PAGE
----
This is how Facebook grew its audience very fast and sold lots of ads over the past few years. It became, as the jargon has it, ” a publishing platform” and exercised the minimum possible control on what got posted lest it cool down all that profitable posting. I expect that Zuckerberg will still try to pull off this strategy in regions of the world where regulators & policymakers are not sharpening their pencils ( i.e. most of the world outside of USA and Europe). It is easy money.

Zuckerberg wanted all the revenue but little of the responsibility that came with being a publisher. Facebook now employs armies of people to check what goes up on its platform because, as we now know, he got into a lot of trouble for being so lax. But it won’t work: Facebook is now so huge this effort resembles the fabled king Cnut who went down to the beach and instructed the tide not to come it.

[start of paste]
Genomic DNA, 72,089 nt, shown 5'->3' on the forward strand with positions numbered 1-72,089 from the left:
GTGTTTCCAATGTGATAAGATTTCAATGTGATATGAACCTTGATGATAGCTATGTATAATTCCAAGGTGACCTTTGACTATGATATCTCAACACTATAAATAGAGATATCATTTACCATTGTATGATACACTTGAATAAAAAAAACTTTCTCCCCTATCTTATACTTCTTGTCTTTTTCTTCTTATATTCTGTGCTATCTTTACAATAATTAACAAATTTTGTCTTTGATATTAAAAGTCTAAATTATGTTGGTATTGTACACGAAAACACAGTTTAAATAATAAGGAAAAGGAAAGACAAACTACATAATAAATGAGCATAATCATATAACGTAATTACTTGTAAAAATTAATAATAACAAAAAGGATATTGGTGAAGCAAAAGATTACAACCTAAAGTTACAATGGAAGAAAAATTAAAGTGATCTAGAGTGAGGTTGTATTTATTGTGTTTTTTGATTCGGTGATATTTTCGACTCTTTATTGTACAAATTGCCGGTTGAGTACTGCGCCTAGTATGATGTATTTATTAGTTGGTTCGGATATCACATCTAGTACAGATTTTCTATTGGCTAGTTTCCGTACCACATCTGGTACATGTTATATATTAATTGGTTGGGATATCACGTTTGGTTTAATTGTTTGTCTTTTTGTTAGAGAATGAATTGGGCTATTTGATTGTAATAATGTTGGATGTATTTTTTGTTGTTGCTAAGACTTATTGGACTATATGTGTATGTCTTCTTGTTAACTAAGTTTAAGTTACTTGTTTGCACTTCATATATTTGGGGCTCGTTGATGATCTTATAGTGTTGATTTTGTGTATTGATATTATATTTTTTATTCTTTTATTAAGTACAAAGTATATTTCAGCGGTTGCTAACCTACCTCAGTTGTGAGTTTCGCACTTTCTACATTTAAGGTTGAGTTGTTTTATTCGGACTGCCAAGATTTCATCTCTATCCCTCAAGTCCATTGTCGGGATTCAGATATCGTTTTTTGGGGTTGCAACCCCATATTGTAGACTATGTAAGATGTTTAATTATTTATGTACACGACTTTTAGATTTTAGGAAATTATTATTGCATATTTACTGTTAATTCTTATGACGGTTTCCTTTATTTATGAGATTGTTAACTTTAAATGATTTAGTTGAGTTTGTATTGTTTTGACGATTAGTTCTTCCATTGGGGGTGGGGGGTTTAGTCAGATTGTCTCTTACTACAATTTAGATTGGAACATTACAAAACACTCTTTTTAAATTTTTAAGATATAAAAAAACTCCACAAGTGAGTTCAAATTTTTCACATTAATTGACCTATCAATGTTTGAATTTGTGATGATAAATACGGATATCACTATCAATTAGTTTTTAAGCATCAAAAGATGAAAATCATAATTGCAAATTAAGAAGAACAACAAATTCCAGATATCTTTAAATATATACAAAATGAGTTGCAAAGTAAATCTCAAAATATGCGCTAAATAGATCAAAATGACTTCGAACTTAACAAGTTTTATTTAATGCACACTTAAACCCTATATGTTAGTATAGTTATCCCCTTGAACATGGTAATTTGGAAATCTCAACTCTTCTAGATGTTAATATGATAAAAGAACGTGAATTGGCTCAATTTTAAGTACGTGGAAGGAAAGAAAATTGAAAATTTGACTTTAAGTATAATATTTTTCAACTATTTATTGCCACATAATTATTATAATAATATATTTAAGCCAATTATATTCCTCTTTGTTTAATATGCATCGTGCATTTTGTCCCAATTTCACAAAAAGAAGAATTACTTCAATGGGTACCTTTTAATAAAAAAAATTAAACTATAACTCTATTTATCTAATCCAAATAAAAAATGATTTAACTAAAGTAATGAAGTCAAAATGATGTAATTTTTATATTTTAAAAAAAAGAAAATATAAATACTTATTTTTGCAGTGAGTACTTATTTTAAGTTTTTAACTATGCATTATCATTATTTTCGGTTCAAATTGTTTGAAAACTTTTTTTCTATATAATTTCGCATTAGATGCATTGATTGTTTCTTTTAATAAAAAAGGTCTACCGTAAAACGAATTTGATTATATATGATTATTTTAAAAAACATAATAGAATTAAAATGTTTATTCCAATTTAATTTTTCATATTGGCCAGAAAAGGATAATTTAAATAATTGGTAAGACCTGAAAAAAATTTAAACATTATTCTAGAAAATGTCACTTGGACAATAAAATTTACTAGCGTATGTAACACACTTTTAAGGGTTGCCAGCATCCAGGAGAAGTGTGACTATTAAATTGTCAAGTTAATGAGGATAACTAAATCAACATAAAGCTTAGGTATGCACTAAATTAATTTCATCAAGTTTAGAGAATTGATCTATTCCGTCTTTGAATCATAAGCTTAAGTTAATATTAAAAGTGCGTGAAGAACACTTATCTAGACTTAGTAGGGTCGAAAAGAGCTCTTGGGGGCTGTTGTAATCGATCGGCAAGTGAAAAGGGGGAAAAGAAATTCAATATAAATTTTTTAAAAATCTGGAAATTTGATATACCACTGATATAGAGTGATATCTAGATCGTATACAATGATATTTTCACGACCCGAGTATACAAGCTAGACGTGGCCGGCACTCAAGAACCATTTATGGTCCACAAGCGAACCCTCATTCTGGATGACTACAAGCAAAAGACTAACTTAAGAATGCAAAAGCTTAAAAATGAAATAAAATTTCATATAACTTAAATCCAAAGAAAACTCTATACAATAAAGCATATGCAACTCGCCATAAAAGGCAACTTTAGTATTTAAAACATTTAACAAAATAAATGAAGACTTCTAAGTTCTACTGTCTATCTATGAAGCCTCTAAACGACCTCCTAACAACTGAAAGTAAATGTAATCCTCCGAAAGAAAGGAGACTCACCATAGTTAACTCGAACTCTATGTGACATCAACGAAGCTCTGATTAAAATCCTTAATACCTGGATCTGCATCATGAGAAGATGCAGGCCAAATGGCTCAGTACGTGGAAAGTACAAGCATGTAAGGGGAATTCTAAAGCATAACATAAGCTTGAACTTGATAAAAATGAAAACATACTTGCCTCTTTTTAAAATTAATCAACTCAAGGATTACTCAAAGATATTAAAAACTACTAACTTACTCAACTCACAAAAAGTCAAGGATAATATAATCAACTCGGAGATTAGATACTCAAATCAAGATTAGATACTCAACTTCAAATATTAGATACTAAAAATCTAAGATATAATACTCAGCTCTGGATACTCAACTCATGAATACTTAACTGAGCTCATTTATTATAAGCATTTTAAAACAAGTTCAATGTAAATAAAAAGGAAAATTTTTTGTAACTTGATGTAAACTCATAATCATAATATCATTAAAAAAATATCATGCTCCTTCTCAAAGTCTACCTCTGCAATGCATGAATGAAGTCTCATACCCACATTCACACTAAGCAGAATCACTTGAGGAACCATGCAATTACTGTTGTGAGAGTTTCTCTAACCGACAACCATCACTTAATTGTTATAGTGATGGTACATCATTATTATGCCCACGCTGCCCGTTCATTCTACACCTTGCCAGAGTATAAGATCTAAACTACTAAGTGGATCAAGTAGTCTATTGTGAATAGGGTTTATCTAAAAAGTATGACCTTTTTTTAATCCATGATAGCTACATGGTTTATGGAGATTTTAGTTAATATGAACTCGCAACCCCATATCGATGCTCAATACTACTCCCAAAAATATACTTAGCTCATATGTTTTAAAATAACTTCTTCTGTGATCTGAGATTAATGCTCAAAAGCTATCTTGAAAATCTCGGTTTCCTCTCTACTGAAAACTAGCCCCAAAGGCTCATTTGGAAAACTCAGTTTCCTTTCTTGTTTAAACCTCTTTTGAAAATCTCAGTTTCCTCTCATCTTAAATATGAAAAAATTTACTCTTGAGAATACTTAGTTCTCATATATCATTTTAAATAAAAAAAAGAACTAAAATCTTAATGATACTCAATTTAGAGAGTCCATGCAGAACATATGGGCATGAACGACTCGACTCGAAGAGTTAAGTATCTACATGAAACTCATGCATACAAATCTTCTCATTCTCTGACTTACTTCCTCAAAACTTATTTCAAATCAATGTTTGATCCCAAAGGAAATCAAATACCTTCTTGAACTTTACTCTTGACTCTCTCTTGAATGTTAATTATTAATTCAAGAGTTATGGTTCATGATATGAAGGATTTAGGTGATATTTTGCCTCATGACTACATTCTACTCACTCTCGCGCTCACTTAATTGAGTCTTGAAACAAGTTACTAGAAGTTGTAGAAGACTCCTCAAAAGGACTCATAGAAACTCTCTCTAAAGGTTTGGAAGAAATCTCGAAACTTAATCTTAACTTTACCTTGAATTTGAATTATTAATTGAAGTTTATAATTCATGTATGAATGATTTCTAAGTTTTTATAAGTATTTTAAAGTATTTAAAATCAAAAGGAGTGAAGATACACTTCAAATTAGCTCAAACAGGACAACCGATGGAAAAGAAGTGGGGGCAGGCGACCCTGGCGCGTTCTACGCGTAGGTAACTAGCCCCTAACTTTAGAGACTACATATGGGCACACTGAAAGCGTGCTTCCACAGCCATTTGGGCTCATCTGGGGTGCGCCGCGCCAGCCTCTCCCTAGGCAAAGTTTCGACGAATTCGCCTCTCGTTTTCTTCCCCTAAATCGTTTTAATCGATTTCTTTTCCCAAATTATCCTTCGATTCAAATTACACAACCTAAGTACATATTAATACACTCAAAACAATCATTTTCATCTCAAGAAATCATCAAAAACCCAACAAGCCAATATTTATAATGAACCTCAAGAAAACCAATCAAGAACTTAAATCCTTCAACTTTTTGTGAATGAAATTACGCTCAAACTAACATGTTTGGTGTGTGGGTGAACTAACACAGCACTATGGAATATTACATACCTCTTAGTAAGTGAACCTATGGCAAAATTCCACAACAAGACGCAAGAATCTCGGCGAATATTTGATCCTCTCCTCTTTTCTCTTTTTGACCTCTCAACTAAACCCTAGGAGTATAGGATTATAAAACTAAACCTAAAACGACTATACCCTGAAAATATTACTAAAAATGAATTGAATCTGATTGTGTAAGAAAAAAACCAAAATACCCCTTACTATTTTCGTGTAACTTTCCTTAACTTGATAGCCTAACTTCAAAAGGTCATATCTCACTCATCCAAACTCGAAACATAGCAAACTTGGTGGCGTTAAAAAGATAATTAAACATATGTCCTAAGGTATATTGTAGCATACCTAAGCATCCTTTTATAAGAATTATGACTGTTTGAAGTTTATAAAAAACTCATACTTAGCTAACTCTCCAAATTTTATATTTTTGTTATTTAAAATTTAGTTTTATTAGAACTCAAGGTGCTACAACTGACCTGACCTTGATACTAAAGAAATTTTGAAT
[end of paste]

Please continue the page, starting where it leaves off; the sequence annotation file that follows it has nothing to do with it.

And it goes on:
Facebook will continue to get into trouble

Facebook will continue to get into trouble, no matter how much tech’ and how many people are monitoring content. Zuckerberg will be dragged blinking into the spotlight and will look bad under scrutiny. High minded platitudes about “connectivity”, “community” and “free speech”, that play well in California, will look increasing empty.

Go WeChat

Facebook will shift focus from social networking amongst large groups of people to private messaging between individuals and small groups ( like Messenger, which it owns, and WeChat in China) for two big reasons